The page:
The heat wave that has been sweeping across the US this week has reached new heights, with over 2,200 warm temperature records set during the month of March so far, Oregon Public Broadcasting News reported.
It is possible that March 2012 will be an unprecedented event in the United States' historical weather record, which extends back to the late 19th century, according to OPB News.
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The high temperatures across the country have reached into the 80s; in Chicago, the temperature has exceeded 80 degrees for five days in a row, from Wednesday through Sunday, the Chicago Tribune reported. The upper Midwest hit 94°F yesterday in Winner, South Dakota, which is the earliest 90°F reading ever recorded in the Northern Plains, Mother Jones reported.
“If the forecast for 2 more days in the 80's verifies, it would also would mean that [...] roughly 41 percent of Chicago's 80°F days in March, dating back to 1871, would have occurred in March of 2012,” The National Weather service said in a statement.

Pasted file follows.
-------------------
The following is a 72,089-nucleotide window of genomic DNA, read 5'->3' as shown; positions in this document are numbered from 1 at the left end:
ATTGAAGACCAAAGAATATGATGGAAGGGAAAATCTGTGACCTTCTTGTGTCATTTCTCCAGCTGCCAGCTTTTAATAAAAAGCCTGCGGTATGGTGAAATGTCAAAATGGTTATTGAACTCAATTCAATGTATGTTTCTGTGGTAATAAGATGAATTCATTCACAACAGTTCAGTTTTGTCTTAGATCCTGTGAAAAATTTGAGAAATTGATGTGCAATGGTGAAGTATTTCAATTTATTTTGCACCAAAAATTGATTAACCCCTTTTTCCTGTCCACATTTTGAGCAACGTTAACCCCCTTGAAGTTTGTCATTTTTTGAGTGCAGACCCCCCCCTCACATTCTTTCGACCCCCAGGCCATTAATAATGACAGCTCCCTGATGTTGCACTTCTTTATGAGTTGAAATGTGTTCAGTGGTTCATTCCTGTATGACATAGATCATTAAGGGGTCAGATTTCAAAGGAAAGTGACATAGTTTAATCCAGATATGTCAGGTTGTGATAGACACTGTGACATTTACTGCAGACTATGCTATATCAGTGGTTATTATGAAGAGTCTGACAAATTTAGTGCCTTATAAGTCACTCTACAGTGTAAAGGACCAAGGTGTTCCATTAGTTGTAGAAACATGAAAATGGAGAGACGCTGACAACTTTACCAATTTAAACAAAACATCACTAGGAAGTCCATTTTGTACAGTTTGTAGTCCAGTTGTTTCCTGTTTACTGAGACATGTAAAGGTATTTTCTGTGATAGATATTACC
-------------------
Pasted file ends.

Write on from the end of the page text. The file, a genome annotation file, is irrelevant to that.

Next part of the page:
Minneapolis also set a record high on Monday when the temperature hit 79°F, breaking the old record of 72°F which was set in 1910, Climate Central reported. The city set a record warm low temperature at 63°F; the typical low temperature for March 19 historically is 25°F, according to Climate Central.
Temperatures for the first 18 days of March have been nearly 14 degrees above average in the Twin Cities, and Minnesota’s lakes have been losing their remaining ice cover quickly, Climate Central reported.
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A map by HAM Weather has been tracking the temperature highs across the country, which have outpaced cold records 14 to 1, according to the Capital Climate blog. The imbalance between high and low temperature records is expected to increase as global warming continues, OPB News reported.
According to a study published in Geophysical Research Letters Journal, if the climate were not warming, the ratio would be expected to be even.
To put the acceleration of the world's temperatures in perspective, NASA's Goddard Institute for Space Studies created a video which shows 131 years of global warming activity in 26 seconds.